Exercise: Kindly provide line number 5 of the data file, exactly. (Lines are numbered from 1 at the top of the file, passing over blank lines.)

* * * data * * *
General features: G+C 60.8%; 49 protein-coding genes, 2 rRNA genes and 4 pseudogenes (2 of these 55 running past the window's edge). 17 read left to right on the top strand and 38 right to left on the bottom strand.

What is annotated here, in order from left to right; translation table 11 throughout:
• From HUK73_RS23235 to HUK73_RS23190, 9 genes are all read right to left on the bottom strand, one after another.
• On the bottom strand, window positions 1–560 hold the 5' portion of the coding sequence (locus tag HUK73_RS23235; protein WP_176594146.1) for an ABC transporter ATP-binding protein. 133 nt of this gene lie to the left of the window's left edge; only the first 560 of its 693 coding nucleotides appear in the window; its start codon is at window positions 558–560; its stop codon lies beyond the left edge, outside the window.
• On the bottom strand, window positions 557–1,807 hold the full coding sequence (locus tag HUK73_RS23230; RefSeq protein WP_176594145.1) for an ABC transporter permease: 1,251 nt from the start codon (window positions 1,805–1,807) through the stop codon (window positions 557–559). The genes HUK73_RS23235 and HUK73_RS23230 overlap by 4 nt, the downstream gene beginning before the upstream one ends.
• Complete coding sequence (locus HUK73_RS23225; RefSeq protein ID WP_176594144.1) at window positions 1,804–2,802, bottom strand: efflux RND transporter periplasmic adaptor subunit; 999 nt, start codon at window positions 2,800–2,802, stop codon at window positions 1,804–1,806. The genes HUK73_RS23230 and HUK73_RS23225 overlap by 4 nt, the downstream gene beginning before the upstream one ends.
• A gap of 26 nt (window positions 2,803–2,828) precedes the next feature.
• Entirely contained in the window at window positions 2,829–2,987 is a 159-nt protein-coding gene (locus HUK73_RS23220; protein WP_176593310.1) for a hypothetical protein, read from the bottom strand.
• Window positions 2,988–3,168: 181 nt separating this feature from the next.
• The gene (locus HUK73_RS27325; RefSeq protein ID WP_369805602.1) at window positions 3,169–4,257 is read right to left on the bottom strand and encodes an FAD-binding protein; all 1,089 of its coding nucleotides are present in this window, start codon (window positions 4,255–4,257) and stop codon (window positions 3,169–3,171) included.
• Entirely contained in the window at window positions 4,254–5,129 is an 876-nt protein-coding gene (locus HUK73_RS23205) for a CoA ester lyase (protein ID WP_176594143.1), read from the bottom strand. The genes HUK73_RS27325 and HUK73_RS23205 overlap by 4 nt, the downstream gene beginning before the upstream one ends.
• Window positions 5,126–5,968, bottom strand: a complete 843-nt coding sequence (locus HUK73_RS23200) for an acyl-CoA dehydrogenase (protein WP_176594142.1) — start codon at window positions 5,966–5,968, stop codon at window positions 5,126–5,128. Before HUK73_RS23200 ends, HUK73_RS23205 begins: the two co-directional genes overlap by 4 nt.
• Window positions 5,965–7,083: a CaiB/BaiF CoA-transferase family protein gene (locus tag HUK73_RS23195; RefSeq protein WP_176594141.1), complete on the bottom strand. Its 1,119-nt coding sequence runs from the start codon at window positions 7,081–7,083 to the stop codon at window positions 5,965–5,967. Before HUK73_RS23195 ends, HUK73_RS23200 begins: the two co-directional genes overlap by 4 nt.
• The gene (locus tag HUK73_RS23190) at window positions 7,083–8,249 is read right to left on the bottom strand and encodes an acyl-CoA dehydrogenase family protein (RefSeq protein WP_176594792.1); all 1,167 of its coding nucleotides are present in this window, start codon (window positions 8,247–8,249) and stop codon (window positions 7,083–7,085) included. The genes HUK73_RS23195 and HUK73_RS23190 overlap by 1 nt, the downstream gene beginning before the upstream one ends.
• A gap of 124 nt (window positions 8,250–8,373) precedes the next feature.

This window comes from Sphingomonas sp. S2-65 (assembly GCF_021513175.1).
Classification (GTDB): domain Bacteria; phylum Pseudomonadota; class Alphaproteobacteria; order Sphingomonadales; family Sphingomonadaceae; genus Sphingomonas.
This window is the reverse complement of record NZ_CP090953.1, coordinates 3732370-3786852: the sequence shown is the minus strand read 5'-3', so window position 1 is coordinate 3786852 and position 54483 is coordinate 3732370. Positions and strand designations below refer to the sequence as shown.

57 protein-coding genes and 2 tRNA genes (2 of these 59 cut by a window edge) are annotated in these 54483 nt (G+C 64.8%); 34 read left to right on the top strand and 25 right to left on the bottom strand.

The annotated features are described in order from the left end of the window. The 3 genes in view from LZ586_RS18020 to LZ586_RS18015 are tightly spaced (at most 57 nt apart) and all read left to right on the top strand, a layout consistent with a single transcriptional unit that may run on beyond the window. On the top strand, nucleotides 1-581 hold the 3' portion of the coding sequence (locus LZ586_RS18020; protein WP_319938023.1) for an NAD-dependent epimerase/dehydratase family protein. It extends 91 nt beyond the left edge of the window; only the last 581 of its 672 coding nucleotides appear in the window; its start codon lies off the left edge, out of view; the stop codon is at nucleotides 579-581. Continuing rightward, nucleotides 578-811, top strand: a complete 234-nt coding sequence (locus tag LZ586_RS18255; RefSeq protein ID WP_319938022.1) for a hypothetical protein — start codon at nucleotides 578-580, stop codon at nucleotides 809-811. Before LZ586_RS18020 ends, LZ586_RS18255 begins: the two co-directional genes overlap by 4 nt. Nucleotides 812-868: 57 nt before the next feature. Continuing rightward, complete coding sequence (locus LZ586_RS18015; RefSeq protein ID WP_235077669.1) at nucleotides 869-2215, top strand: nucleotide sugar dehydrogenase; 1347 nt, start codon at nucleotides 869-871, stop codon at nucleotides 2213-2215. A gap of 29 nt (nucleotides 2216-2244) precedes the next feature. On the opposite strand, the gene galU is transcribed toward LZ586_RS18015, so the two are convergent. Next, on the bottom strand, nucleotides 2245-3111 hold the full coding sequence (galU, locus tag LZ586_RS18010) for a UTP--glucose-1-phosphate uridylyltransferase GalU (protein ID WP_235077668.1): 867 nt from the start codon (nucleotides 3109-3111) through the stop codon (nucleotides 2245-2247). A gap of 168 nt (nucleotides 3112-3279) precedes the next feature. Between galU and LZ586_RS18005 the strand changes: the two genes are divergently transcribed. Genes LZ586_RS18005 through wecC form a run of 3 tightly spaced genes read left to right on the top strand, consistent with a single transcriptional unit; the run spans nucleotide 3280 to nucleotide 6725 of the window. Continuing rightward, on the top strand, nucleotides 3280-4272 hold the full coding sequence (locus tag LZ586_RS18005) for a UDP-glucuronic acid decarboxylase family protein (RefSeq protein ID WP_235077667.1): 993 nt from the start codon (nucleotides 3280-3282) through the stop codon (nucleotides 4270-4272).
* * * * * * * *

• On the bottom strand, window positions 557–1,807 hold the full coding sequence (locus tag HUK73_RS23230; RefSeq protein WP_176594145.1) for an ABC transporter permease: 1,251 nt from the start codon (window positions 1,805–1,807) through the stop codon (window positions 557–559). The genes HUK73_RS23235 and HUK73_RS23230 overlap by 4 nt, the downstream gene beginning before the upstream one ends.